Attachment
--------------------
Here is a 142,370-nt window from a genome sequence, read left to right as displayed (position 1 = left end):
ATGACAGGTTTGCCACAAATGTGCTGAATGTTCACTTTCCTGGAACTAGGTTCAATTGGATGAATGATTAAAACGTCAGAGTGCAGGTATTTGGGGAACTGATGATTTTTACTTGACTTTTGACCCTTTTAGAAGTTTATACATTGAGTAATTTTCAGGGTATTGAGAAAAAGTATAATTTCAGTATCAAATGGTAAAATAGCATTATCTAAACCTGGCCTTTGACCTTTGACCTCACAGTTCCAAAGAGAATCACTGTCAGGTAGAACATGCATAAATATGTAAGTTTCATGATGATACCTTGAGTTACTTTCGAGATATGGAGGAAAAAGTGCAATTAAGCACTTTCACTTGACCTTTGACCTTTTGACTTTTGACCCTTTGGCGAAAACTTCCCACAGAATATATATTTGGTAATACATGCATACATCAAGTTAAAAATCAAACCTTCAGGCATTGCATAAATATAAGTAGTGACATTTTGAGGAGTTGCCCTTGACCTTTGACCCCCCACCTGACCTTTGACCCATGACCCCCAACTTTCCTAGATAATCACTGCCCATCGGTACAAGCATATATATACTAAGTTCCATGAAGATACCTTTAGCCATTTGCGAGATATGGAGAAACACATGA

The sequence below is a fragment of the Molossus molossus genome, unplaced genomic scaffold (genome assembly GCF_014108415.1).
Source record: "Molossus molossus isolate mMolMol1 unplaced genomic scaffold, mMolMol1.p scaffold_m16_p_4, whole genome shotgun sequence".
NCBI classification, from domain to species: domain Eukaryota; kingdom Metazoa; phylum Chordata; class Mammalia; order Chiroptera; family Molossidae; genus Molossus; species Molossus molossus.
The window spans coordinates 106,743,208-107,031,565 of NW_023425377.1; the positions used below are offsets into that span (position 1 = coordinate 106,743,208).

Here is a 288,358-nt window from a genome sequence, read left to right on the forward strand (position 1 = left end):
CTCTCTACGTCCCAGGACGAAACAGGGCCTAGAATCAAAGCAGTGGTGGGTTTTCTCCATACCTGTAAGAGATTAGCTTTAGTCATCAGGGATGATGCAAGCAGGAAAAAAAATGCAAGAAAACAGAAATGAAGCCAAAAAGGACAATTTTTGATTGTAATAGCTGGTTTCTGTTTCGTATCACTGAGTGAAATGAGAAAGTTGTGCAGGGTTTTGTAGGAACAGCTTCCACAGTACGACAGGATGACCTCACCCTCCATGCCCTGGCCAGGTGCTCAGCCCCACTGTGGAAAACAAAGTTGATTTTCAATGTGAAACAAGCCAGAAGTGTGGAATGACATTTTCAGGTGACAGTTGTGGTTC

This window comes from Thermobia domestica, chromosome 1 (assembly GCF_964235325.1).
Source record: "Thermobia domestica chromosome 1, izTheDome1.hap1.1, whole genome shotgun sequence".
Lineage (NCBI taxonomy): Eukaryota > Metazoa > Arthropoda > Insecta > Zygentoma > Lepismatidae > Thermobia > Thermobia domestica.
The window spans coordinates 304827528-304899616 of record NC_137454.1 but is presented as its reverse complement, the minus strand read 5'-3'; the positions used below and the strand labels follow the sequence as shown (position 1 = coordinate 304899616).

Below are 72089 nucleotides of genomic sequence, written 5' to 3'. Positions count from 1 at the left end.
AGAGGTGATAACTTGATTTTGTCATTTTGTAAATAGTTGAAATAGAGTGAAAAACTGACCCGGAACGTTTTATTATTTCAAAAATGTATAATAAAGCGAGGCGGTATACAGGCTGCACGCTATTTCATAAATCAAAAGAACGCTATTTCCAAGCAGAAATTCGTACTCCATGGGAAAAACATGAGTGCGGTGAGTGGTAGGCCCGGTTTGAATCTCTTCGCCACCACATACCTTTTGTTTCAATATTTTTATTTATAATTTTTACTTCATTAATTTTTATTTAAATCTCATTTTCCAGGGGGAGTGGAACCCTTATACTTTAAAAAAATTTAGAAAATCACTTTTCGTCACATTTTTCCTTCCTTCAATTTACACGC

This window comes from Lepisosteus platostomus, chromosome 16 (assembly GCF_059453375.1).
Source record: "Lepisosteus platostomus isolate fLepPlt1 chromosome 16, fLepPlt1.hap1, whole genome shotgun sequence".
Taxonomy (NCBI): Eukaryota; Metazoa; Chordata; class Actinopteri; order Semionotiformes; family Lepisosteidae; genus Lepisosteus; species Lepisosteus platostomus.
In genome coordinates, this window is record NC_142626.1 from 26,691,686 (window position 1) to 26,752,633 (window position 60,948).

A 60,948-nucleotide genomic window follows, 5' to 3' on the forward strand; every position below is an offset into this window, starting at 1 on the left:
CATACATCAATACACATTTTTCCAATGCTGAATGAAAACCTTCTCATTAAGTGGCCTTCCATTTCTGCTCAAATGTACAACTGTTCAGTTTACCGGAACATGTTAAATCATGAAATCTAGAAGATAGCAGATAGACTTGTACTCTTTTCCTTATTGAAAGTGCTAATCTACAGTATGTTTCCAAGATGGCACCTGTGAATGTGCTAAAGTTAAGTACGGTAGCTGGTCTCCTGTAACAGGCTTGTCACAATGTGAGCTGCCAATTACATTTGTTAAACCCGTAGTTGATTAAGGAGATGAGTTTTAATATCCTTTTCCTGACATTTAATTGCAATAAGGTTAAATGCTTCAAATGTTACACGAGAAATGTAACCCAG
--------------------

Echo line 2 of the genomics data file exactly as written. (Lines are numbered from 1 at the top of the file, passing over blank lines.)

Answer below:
ATGACAGGTTTGCCACAAATGTGCTGAATGTTCACTTTCCTGGAACTAGGTTCAATTGGATGAATGATTAAAACGTCAGAGTGCAGGTATTTGGGGAACTGATGATTTTTACTTGACTTTTGACCCTTTTAGAAGTTTATACATTGAGTAATTTTCAGGGTATTGAGAAAAAGTATAATTTCAGTATCAAATGGTAAAATAGCATTATCTAAACCTGGCCTTTGACCTTTGACCTCACAGTTCCAAAGAGAATCACTGTCAGGTAGAACATGCATAAATATGTAAGTTTCATGATGATACCTTGAGTTACTTTCGAGATATGGAGGAAAAAGTGCAATTAAGCACTTTCACTTGACCTTTGACCTTTTGACTTTTGACCCTTTGGCGAAAACTTCCCACAGAATATATATTTGGTAATACATGCATACATCAAGTTAAAAATCAAACCTTCAGGCATTGCATAAATATAAGTAGTGACATTTTGAGGAGTTGCCCTTGACCTTTGACCCCCCACCTGACCTTTGACCCATGACCCCCAACTTTCCTAGATAATCACTGCCCATCGGTACAAGCATATATATACTAAGTTCCATGAAGATACCTTTAGCCATTTGCGAGATATGGAGAAACACATGA